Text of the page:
In addition to these non-optional missions, there are several optional missions. Train on Xuglop is a short but fun train-ride (and also at the moment the sole justification for the existence of the New LA hub map). Zeta Base is a massive map with a Martian hub-style base (divided into two floors) as its setting. Of all the maps in the game Zeta Base has the most oldskool gameplay with the player bouncing around the map in search of key cards and buttons. There is a lot of potential to get lost but overall the challenge is fair so long as you pay attention to signs that mark closed off areas and use the automap to navigate. The map has a soothing atmosphere thanks to its steady (at least until the last ten minutes or so) gameplay and a few well-picked music tracks. It may feel lacking in terms of plot development but the base has a secret that's easy to overlook but provides clues to the great dangers ahead. Zaxtor contributed two maps: a beautiful and thick jungle and a hi-tech base. The Jungle Base is very familiar if you've played the last episodes of Oblivion. It involves tons of jumping from one tree branch to another. The ratio of successful jumps to initiated jumps is bound to be abysmally low so you'll be shouting expletives in no time like the Angry Video Game Nerd. Navigation is another challenge; there seems to be something everywhere you look. Thus you're absolutely required to abuse the quicksave/quickload function just in case you end up taking the wrong route, because getting back on track might otherwise take a while. There are clues, although they are not always obvious. The hi-tech base (Jungle Base Interior) is a lot easier to navigate but presents a different set of challenges (just don't fool yourself into thinking there isn't gonna be any tedious platforming). The map has an exciting underwater section, some well thought-out traps and the game's best countdown sequence. Its stand-out feature, however, is a switch from Hell that you must hit six times at specific intervals to open a door. It's a freaking frustrating puzzle but doable (I finished the map twice). Zaxtor's design philosophy seems to be that if there's a way to piss the player off, it should be done. That, or he's just extremely influenced by Nintendo/Sega era games which may not always be the best influence for first-person shooters. You may abort these missions at any time (check your PDA) but finishing them is highly rewarding. Zaxtor's maps are kinda like STALKER; you love them and hate them at the same time.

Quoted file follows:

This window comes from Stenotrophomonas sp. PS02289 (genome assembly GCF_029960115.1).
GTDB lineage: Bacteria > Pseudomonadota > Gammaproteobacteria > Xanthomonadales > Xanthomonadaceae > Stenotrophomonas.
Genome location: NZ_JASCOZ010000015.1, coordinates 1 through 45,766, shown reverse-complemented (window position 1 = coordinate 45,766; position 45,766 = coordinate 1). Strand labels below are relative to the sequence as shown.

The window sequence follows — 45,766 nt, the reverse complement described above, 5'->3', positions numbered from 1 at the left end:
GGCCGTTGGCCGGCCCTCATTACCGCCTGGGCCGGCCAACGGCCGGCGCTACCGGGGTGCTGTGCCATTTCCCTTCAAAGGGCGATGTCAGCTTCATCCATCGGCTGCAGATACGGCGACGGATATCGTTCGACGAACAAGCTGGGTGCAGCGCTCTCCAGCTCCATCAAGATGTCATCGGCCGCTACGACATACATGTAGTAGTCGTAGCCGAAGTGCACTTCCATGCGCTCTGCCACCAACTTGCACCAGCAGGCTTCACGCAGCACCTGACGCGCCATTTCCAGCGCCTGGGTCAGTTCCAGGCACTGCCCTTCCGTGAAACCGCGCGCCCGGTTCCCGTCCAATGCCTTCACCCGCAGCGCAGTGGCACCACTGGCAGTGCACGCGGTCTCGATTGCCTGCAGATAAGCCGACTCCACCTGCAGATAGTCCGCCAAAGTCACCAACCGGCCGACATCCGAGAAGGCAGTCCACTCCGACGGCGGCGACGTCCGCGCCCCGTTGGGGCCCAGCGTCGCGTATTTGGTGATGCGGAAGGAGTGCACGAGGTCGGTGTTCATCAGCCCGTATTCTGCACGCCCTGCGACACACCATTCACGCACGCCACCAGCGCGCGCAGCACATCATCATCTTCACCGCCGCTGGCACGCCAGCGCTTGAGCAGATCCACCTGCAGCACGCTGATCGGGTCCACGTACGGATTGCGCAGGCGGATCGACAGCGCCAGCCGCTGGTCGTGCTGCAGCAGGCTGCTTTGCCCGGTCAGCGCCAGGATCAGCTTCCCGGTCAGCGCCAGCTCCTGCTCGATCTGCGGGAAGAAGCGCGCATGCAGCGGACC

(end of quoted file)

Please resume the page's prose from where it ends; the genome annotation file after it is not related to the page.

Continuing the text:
The last segment of the game takes you to Mars where the AMC squad finally gets to squad up. This final act involves multiple characters behind a common storyline. The maps, five in total, are big and varied. The first one, Arsia Mons Colony starts off with an RPG-like part where Sang investigates a colony until he's interrupted by a sudden attack that endangers the colony's civilian population. The map has a nice visual contrast between its lower, low-income parts and upper, high-income parts of the colony, but the contrast in gameplay isn't as good with the second part ranking among my least favorite moments in the game in terms of gameplay. Not only is the layout a bit too open-ended with locked doors everywhere but the open, low-visibility (a recurring problem) areas aren't really the best place to fight hitscan enemies. My character is then sent to investigate a broadcasting headquarters (Arsia Mons Broadcasting) in one of my favorite maps of the game. The map makes good use of its refreshingly non-generic setting and has a nice buildup to a boss fight (which is a bit underwhelming). In Orbital Elevator James teams up with his buddy John. This is another action-oriented map and it too is among my favorites thanks to its its relatively linear gameplay (there's some backtracking though), that you fight side by side with a buddy and, ultimately, get to play as that buddy who's got maybe the most enjoyable arsenal in the game. James and John also share some interesting dialog that seems to focus on their dick sizes (there's this Finnish saying about people talking about the things they lack...). Meanwhile Micky finds himself in Cohagen Mines where he investigating a series of mineshafts. The map starts off modestly but expands into bigger caverns, culminating in an epic cutscene. I'd say keep your eyes open for Total Recall influences, but there's no way you can miss those. In the last map, Mars Station, James finds himself facing an old threat aboard a space station. This map, architecturally the most impressive in the game, was adapted by the AMC TC team from a semi-finished map by Mike von Skellington (check the Hot Maps section) that was originally intended for the sequel to Grins of Divinity TC. After all the non-stop action of the previous maps, this map's emphasis on quiet exploration and plot development felt refreshing and fitting for a finale; I especially enjoyed the musical nod to Imagination World 2 after the (again underwhelming) boss fight.